Housebuilding Trips: The Basics

Volunteering to support Tabitha Cambodia

What is a house-building trip?  A team of “builders” – no prior experience required – gathers in Cambodia.  As a team, they build houses for Cambodian families who otherwise could not afford them.  This is an incredibly moving experience, both humbling and exhilarating.  Builders are responsible for their own travel, lodging and meal expenses.  In addition, adult builders are asked to donate toward the cost of building materials ($1,000 per house) and Tabitha Cambodia’s community development program. 

Volunteer trip leaders form their groups independently (usually 12 to 20 people), and then contact Tabitha Cambodia well in advance to arrange trip dates.  The volunteers are supported in Cambodia by Tabitha staff who help coordinate logistics for building, hotel reservations outside Phnom Penh and transportation. Tabitha hires contractors to construct the foundation and frame out the basic structure for the new houses; volunteers install floors and walls over the course of two or three days’ work. 

A typical house-building trip begins with a cultural orientation session by Tabitha staff in Phnom Penh, and includes visits to some of Cambodia’s important historic sites in the city. The team then travels to a project site to carry out the work. Builders often choose to spend another three to four days in Cambodia to explore on their own.

Tabitha Cambodia has been active since 1994, focusing on projects that contribute to the sustained economic advancement of Cambodian families.  Tabitha USA is an IRS 501(c)(3) organization, created to raise funds and support for Tabitha Cambodia.  Tabitha USA provides general advice about house-building trips but does not organize or sponsor trips.  Tabitha USA issues acknowledgement letters (tax receipts) to recognize that donations are fully tax-exempt.  Read more at www.TabithaUSA.org.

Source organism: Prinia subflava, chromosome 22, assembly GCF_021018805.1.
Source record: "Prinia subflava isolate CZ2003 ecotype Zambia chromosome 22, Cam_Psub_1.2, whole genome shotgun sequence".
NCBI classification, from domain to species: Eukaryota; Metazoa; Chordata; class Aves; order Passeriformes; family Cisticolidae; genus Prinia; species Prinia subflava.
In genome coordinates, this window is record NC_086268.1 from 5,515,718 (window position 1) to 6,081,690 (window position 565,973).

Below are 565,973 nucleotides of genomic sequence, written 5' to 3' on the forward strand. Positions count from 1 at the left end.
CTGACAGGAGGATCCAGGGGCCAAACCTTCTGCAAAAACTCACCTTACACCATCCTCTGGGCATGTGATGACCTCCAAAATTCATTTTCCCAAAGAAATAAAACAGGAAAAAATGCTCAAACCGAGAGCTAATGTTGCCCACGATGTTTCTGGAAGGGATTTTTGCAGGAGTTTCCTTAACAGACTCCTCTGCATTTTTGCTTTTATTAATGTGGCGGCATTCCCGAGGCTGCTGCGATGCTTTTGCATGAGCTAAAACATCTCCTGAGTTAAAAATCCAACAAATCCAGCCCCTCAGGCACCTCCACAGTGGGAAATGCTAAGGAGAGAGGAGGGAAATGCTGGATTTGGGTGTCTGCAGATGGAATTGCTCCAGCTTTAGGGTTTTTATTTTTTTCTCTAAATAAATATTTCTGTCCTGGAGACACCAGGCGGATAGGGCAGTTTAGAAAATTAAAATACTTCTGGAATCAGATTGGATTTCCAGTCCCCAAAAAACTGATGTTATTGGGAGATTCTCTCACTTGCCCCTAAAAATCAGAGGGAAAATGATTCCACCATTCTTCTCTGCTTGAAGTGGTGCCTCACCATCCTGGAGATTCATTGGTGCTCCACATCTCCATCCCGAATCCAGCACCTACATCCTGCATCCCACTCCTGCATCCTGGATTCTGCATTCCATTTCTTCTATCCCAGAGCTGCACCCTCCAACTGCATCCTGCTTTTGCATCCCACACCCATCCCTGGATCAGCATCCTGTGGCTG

Sample Six-Day Itinerary

Day 1

– Team members arrive in Phnom Penh by 5:00 pm for a welcome dinner, team “meet and greet”

Day 2

– Lighter activities as team adjusts to time zone

– Visit and learn about other effective nonprofit organizations in Phnom Penh

– Visit Tuol Sleng prison (S-21) and the Killing Fields

Day 3

– Morning orientation at Tabitha headquarters; learn about Tabitha’s history, economic development model, and integrated programs; time to shop at Tabitha’s showroom of silk products

– Depart for house-building site

– Check into hotel near site

– Team dinner

Day 4

– House-building (picnic lunch on site)

– Evening dinner with the team

Day 5

– House-building (picnic lunch on site)

– Evening dinner with the team

Day 6

– Finish house-building

– Dedication ceremony for families moving in

– Visit to some local villages participating in Tabitha’s community development projects

– Farewell lunch or dinner

– Travel back to Phnom Penh or on to Siem Reap to tour Angkor temples

Other Background Information

Cambodia is a developing country.  Building teams expose themselves to certain health and safety risks and should be aware that they will be working in unfamiliar circumstances and conditions. Builders should be fit and prepared to undertake two days of manual labor in hot and humid conditions.

It is recommended that builders contact a doctor several months before traveling, and check the Centers for Disease Control website for recommended vaccines (such as malaria pills and a typhoid vaccine).  Travel insurance or emergency health insurance, which is inexpensive to purchase for a single trip, is also recommended to cover an emergency evacuation.

Each team of builders is expected to raise funds to support the cost of building and the overall community development program.  Tabitha requires a minimum of six houses to be built per team, plus at least a $1,500 donation toward the community development program. The number of houses that can be built depends on the size and fitness of the group, the funds raised, and the time available.  A team of 10 might build 10-15 houses; a team of 20 might build 25-35.  Any funds raised in excess of housing materials and the $1,500 donation are used to help even more families in the community development program.  Each Cambodian family receiving a home contributes a portion of the cost, usually between $25 and $100. It may take nearly four years for a family to save this amount, and it is a huge effort for them.